Although the passage of a local bylaw in staunchly Muslim Aceh that requires adulterers to be stoned to death has shocked many here and abroad, some experts on Wednesday said such a law was legally acceptable.
Rudi Satrio, a criminal law expert from the state University of Indonesia, viewed the punishment, regarded by many as barbaric, as being part of the diversity in legal sanctions and one that was particularly linked to Muslims.
The Qanun on Jinayat , or Local Bylaw on Crime, passed by the Aceh legislative on Monday, was acceptable and fair because the state recognizes Aceh’s special status, reflected in its authority to include Islamic teachings in its everyday life and regulations, Rudi said.
“We must remember that Aceh is a ‘special’ region that has its own autonomy,” he said.
“This is a reflection of the heterogenity of Indonesian society, which has different religions. Each religion has its own rules and religious outlook and their implementation are different for each of them,” he said.
Rudi said that the qanun containing the stoning provision must not only be seen as a reflection of the partial legal autonomy for the special region, but must also be viewed as part of the application of a religion.
Stoning has been part of the Islamic shariah that dates back to the times of Prophet Muhammad but the implementation of such a bylaw has to first meet stringent criteria, said Asmawi MA, who heads the Islamic Criminal Law and State Administration of Islamic Studies of the Syarif Hidayatullah State Islamic University.
“A law may apply if it is relevant in three aspects: sociologically, which means it is the demand of the people of Aceh; juridically, which means that Aceh as a special region has the legitimacy to make such a law; and philosophically, which means that it has roots in other laws, in this case Islamic criminal law.”
The law in Aceh that condones punishment by stoning, has met all three points, he said, adding that therefore it was valid and applicable in that region only.
However, the public in general needed to understand the criteria that had to be met before such punishment can be meted out, Asmawi said.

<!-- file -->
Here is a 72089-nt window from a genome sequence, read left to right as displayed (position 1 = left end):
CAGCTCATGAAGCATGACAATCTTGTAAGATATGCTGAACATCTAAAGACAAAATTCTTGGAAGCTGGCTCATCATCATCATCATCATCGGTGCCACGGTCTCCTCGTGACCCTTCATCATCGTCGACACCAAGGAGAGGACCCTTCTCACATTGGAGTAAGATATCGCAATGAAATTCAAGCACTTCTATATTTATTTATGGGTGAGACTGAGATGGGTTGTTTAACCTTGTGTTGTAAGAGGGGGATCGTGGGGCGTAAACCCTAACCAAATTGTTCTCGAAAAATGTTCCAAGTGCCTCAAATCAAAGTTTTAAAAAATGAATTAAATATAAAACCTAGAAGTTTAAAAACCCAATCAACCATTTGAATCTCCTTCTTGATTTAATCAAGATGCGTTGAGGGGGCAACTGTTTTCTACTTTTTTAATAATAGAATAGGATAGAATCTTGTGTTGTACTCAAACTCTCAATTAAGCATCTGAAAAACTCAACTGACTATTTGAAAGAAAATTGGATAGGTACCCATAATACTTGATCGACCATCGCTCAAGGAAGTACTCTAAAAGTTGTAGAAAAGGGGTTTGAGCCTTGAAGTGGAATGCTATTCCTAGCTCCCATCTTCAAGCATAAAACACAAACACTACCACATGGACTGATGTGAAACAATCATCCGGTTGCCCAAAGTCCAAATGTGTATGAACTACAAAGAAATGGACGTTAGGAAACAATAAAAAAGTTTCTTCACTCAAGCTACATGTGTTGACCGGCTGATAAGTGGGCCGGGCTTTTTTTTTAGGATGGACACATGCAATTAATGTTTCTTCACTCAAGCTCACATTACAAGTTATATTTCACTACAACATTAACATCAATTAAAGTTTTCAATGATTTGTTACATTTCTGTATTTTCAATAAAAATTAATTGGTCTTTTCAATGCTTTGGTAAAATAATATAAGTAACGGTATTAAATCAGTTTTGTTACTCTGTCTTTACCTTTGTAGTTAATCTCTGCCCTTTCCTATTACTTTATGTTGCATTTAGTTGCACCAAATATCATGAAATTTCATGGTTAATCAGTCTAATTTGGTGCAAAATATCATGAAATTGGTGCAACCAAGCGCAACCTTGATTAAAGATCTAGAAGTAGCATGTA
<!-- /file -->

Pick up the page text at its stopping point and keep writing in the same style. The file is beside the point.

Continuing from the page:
“In Islam stoning has to follow a process, that is, in determining whether the punishment is justified, two processes that have to be undertaken. The first is determining the perpetrator and the second is that the charge should be substantiated by four eyewitnesses,” he said.
Mahfud MD, head of the Constitutional Court, said the qanun could still be subject to a judicial review by his institution if a demand were made.
“The Constitutional Court clearly would not regard customary or religious law in an identical manner to national laws, although constitutionally, they are all laws,” Mahfud said.
Mahfud also said that the Court needed to “learn more about what the basic foundation of that law was, before we could reach a verdict.”
But he warned that once a verdict was reached, it would be final. “Whatever the decision of the judges, it would have to be respected,” he said.
Meanwhile, the Supreme Court also said that the public, both from Aceh or outside of Aceh could file a judicial review of the stoning law, its spokesman, Andri Tristianto, said.
“A judicial review can be sought if the public and legal analysts believe [the law] is against the Constitution,” he said.
“Those who are sentenced according to that particular law can apply for a judicial review to the Supreme Court.”